Euronews Chris Burns leads a discussion on the forthcoming elections in Russia.
Chris Burns: “Hello I am Chris Burns and welcome to The Network where we connect into a matrix of newsmakers to get to the heart of an issue, and watch out they have to answer in 25 seconds or less, or else. Let’s take a look at that issue right now.
‘Many Russians used to talk about emigrating. Now they are standing and fighting for more democracy, less corruption, more opportunity and a land without Vladimir Putin as president. Mr. Putin looks set to win handily a third term as president on March 4 succeeding his hand-picked stand-in Dimitry Medvedev. For many Putin remains the strong figure who ended the chaotic post Soviet era and brought stability but the December parliamentary elections seen by opponents as, “stolen” turned huge numbers of demonstrators out on the streets.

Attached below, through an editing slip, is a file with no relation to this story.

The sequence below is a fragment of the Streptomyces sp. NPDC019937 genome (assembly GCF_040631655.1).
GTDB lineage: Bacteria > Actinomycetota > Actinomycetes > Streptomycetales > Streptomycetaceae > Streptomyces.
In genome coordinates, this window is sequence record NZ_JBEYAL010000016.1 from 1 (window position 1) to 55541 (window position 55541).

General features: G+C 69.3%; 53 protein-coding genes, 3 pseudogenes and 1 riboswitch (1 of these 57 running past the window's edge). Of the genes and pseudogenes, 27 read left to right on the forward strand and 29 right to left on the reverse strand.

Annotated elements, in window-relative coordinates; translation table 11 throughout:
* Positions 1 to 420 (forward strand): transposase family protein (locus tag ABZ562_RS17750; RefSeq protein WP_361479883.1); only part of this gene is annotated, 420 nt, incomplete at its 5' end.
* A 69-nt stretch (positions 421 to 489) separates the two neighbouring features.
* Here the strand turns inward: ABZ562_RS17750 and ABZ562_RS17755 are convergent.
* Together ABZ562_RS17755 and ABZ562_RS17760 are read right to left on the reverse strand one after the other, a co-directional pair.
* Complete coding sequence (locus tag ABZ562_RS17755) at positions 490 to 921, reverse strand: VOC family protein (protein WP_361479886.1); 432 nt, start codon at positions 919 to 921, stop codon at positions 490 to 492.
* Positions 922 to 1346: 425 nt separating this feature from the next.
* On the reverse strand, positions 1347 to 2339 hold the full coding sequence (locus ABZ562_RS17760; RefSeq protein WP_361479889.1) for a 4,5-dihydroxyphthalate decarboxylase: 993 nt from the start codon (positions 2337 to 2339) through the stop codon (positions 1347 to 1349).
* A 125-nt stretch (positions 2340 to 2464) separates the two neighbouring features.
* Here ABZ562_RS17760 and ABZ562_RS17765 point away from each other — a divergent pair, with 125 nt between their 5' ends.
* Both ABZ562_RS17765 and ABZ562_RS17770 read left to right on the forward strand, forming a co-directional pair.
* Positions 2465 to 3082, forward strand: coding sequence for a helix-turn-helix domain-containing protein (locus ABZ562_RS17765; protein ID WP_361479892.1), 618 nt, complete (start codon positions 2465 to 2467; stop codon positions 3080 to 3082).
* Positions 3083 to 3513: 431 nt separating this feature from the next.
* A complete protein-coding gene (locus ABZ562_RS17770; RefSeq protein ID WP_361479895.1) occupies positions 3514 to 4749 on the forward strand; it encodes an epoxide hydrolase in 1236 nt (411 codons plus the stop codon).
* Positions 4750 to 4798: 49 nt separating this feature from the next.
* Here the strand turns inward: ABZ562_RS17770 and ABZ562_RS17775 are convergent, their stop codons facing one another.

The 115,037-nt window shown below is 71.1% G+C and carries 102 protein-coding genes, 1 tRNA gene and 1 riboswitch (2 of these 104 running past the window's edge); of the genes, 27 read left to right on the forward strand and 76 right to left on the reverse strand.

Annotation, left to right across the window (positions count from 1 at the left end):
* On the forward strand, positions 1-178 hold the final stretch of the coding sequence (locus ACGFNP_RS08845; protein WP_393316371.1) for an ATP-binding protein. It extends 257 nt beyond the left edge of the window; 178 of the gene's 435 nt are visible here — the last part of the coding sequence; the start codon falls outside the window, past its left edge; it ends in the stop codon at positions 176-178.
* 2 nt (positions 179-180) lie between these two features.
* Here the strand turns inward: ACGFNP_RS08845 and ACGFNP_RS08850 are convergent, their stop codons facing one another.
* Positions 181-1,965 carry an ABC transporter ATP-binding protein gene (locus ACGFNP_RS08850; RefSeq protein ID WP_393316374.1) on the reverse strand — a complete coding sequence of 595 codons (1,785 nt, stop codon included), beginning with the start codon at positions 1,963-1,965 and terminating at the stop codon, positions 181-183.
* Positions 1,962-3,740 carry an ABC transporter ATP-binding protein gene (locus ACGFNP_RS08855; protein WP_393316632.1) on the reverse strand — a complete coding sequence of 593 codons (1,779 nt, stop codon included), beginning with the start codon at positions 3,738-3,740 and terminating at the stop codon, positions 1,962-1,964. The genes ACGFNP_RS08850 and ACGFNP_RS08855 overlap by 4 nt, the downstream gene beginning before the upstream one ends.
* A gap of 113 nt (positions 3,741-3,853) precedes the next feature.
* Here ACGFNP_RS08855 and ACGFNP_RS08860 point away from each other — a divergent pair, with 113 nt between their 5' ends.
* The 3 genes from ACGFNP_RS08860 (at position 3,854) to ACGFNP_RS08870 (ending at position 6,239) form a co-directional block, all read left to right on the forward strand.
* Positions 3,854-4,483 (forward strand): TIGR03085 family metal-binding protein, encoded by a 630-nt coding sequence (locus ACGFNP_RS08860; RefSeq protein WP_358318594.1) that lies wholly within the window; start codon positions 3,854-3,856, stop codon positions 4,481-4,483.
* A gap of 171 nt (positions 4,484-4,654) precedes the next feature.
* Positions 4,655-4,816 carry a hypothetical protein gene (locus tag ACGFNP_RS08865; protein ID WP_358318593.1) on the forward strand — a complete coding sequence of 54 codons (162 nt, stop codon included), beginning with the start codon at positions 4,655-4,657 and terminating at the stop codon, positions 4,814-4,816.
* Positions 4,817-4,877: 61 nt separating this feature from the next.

‘Putin had promised to fight corruption but crony capitalism rules on. Despite Russia being the world’s biggest oil producer 17 percent of the population live in poverty. Putin opponents contend another two terms with him would mean stagnation. His supporters say not to forget those wild days before he came to power.
‘Wired into this edition of the Network is, from the European Parliament in Brussels Vladimir Chizhov the Russian ambassador to the European Union who says Mr. Putin will, quote, “win in the freest and fairest election.”
‘From Dubai Russian opposition leader, Gary Kasparov former world chess champion and former Russian presidential candidate who is quoted as saying Mr. Putin is like Al Capone.
‘And from Moscow Lilya Shibanova head of the Russian independent election monitoring group GOLOS accused by pro-Kremlin media as being a subversive agent of western powers.”